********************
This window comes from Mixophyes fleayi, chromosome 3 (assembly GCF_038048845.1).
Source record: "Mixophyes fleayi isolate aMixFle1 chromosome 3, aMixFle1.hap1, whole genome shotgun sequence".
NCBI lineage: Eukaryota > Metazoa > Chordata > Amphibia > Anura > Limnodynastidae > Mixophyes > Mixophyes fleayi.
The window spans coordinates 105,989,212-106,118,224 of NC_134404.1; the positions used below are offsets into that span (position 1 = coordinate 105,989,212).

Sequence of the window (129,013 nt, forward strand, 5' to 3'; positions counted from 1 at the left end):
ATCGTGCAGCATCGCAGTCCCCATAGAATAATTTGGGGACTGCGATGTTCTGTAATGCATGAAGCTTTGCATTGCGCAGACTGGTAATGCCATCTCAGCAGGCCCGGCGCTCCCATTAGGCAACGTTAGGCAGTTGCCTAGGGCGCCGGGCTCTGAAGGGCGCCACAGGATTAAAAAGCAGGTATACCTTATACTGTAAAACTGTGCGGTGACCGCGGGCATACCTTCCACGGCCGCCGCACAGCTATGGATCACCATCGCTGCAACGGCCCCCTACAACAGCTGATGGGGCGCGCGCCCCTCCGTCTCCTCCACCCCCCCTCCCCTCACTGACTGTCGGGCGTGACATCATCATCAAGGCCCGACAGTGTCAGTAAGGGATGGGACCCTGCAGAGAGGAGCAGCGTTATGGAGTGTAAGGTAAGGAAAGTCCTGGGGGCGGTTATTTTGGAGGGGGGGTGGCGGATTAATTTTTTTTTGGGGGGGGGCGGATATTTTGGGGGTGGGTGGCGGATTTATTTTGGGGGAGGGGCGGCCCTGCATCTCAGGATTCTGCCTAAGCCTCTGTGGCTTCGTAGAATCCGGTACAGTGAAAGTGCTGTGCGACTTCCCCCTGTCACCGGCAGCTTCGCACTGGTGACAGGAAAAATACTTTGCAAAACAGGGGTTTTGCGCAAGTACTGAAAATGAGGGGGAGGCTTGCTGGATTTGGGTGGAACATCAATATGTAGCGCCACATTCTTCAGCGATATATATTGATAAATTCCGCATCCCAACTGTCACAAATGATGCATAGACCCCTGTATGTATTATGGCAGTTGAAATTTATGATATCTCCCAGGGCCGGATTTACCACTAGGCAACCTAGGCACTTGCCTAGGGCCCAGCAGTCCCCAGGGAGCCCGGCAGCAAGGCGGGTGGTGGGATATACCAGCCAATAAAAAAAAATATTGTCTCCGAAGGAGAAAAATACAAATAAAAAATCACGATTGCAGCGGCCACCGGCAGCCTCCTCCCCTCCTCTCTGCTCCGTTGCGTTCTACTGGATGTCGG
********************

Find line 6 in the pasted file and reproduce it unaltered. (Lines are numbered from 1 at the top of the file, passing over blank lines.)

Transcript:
ATCGTGCAGCATCGCAGTCCCCATAGAATAATTTGGGGACTGCGATGTTCTGTAATGCATGAAGCTTTGCATTGCGCAGACTGGTAATGCCATCTCAGCAGGCCCGGCGCTCCCATTAGGCAACGTTAGGCAGTTGCCTAGGGCGCCGGGCTCTGAAGGGCGCCACAGGATTAAAAAGCAGGTATACCTTATACTGTAAAACTGTGCGGTGACCGCGGGCATACCTTCCACGGCCGCCGCACAGCTATGGATCACCATCGCTGCAACGGCCCCCTACAACAGCTGATGGGGCGCGCGCCCCTCCGTCTCCTCCACCCCCCCTCCCCTCACTGACTGTCGGGCGTGACATCATCATCAAGGCCCGACAGTGTCAGTAAGGGATGGGACCCTGCAGAGAGGAGCAGCGTTATGGAGTGTAAGGTAAGGAAAGTCCTGGGGGCGGTTATTTTGGAGGGGGGGTGGCGGATTAATTTTTTTTTGGGGGGGGGCGGATATTTTGGGGGTGGGTGGCGGATTTATTTTGGGGGAGGGGCGGCCCTGCATCTCAGGATTCTGCCTAAGCCTCTGTGGCTTCGTAGAATCCGGTACAGTGAAAGTGCTGTGCGACTTCCCCCTGTCACCGGCAGCTTCGCACTGGTGACAGGAAAAATACTTTGCAAAACAGGGGTTTTGCGCAAGTACTGAAAATGAGGGGGAGGCTTGCTGGATTTGGGTGGAACATCAATATGTAGCGCCACATTCTTCAGCGATATATATTGATAAATTCCGCATCCCAACTGTCACAAATGATGCATAGACCCCTGTATGTATTATGGCAGTTGAAATTTATGATATCTCCCAGGGCCGGATTTACCACTAGGCAACCTAGGCACTTGCCTAGGGCCCAGCAGTCCCCAGGGAGCCCGGCAGCAAGGCGGGTGGTGGGATATACCAGCCAATAAAAAAAAATATTGTCTCCGAAGGAGAAAAATACAAATAAAAAATCACGATTGCAGCGGCCACCGGCAGCCTCCTCCCCTCCTCTCTGCTCCGTTGCGTTCTACTGGATGTCGG